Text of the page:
He’s friends with Erling Haaland, indebted to Borussia Mönchengladbach coach Marco Rose and is set to bolster RB Leipzig’s already formidable attacking options - but what else is there to know about Hungary international midfielder Dominik Szoboszlai? bundesliga.com fills in the gaps...
1) Football in the family
Szoboszlai’s dad, Zsolt, used to be a professional footballer, so there is clearly something in the water in their hometown of Szekesfehervar. Dominik started playing from a young age, even foregoing other toys, such was his love of the game. “I never had any Lego are anything like that, the only thing I was interested in was a football,” he told Four Four Two.
His father took it upon himself to be his coach, and in 2007 he even formed his own youth team, Akademie Fönix Gold FC, in order to be able to properly oversee his son’s development.
“He would carry on training me whenever the team’s training sessions finished,” Szoboszlai said. “I’ve always done more than everyone else.”
And it paid off. “He always had the ambition to become a coach, so we started to work together when I was three,” he told Goal. “Except for one year, he was my coach until I joined the Red Bull Academy. He was and still is a huge inspiration and idol for me.
“My father was the key factor in my development. The [huge number of] hours he has spent practising and advising me are impossible to forget.”
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2) Friends with Haaland
Szoboszlai is, by his own admission, “very good friends” with Dortmund striker Haaland thanks to the 12 months they spent together at Salzburg in 2019. The duo, alongside Takumi Minamino, formed a formidable attacking trident, and given Szoboszlai’s love of making and taking goals – the right-footer scored 12 and provided 18 assists in 40 games last season – it is hardly surprising he and the BVB hitman get along so well.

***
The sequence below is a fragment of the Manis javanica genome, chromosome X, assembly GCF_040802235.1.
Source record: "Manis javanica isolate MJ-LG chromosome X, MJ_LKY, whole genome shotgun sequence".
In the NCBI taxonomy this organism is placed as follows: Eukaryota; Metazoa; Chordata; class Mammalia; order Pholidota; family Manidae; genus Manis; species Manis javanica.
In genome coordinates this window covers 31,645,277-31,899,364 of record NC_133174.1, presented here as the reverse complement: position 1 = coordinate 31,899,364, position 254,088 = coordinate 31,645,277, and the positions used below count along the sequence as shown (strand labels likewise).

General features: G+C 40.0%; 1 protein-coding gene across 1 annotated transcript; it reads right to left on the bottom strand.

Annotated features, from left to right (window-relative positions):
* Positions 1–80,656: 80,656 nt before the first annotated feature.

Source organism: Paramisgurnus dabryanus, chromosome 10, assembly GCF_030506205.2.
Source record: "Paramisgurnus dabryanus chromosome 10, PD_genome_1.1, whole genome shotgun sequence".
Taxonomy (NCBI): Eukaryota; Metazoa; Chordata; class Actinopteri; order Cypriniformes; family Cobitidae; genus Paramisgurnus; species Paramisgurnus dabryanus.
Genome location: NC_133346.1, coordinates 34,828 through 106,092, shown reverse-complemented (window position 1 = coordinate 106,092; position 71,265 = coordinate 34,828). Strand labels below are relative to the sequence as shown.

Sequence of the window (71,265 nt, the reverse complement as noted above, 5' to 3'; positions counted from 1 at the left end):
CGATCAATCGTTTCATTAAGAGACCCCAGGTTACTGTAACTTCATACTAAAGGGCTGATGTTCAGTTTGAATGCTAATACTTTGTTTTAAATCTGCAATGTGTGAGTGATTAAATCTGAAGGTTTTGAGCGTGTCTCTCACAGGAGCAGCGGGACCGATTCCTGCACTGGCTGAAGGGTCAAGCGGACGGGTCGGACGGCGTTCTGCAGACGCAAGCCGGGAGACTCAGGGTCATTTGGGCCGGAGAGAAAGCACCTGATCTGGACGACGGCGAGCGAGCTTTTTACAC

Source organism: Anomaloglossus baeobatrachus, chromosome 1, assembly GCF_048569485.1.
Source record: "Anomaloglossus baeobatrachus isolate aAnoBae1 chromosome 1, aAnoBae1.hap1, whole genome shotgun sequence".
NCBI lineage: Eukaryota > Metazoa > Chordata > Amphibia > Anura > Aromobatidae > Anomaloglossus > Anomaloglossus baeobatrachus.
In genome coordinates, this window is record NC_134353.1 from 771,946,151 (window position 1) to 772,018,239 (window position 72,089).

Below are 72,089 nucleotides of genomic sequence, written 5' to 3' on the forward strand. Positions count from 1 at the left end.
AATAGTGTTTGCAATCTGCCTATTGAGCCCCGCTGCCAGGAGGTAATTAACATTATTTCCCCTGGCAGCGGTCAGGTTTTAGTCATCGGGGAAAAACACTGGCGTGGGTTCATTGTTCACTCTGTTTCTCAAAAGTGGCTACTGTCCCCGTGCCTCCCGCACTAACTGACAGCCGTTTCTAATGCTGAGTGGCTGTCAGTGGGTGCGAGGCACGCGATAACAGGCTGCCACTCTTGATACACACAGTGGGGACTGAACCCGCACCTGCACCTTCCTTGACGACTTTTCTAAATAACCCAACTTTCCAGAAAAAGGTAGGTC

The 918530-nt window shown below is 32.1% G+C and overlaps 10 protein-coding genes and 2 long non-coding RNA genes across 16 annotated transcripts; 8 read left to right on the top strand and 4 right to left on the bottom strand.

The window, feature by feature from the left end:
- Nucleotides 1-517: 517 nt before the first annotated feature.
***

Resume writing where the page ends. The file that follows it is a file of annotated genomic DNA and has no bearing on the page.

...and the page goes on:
“He often told me what I needed to do and how to do it best, like a leader,” Szoboszlai said of Haaland, three months his senior, in a recent interview with kicker.
“I miss him. We’re still in touch. If I have time then I pay him a flying visit, or vice versa. We’ve stayed in contact. I just hoped that he would have a good start in Dortmund and show what he is capable of. He’s definitely done that.”
3) Set-piece specialist
“In terms of technique, I don’t think I’m too bad,” Szoboszlai told kicker with heavy understatement when asked about his ability. Comfortable on the left wing or more centrally as an attacking playemaker, he previously described himself as “a very versatile player who can shoot well and thread the final pass through,” he went on to add another of his stand-out qualities: “Free-kicks and set-pieces in general are among my strengths.”
The numbers certainly back him up: 14 of his 44 assists as a professional have come from dead-ball situations. His former coach in the Hungary U21s, Michael Boris, who worked with a 16-year-old Szoboszlai in that age category, says that has always been the case.
“He knows exactly what he’s capable of,” he told Goal. “Not in an arrogant way; even in his younger years he always had a very realistic view of his ability. That was very impressive.
"In the 21s we had a lot of players who were already playing in the top-flight with senior teams. But whenever we got a free-kick, and despite being younger than everyone else, Dominik just grabbed the ball as if it was the most natural thing in the world, and he’d take it.”
4) Tattoo reminder, thankful to Rose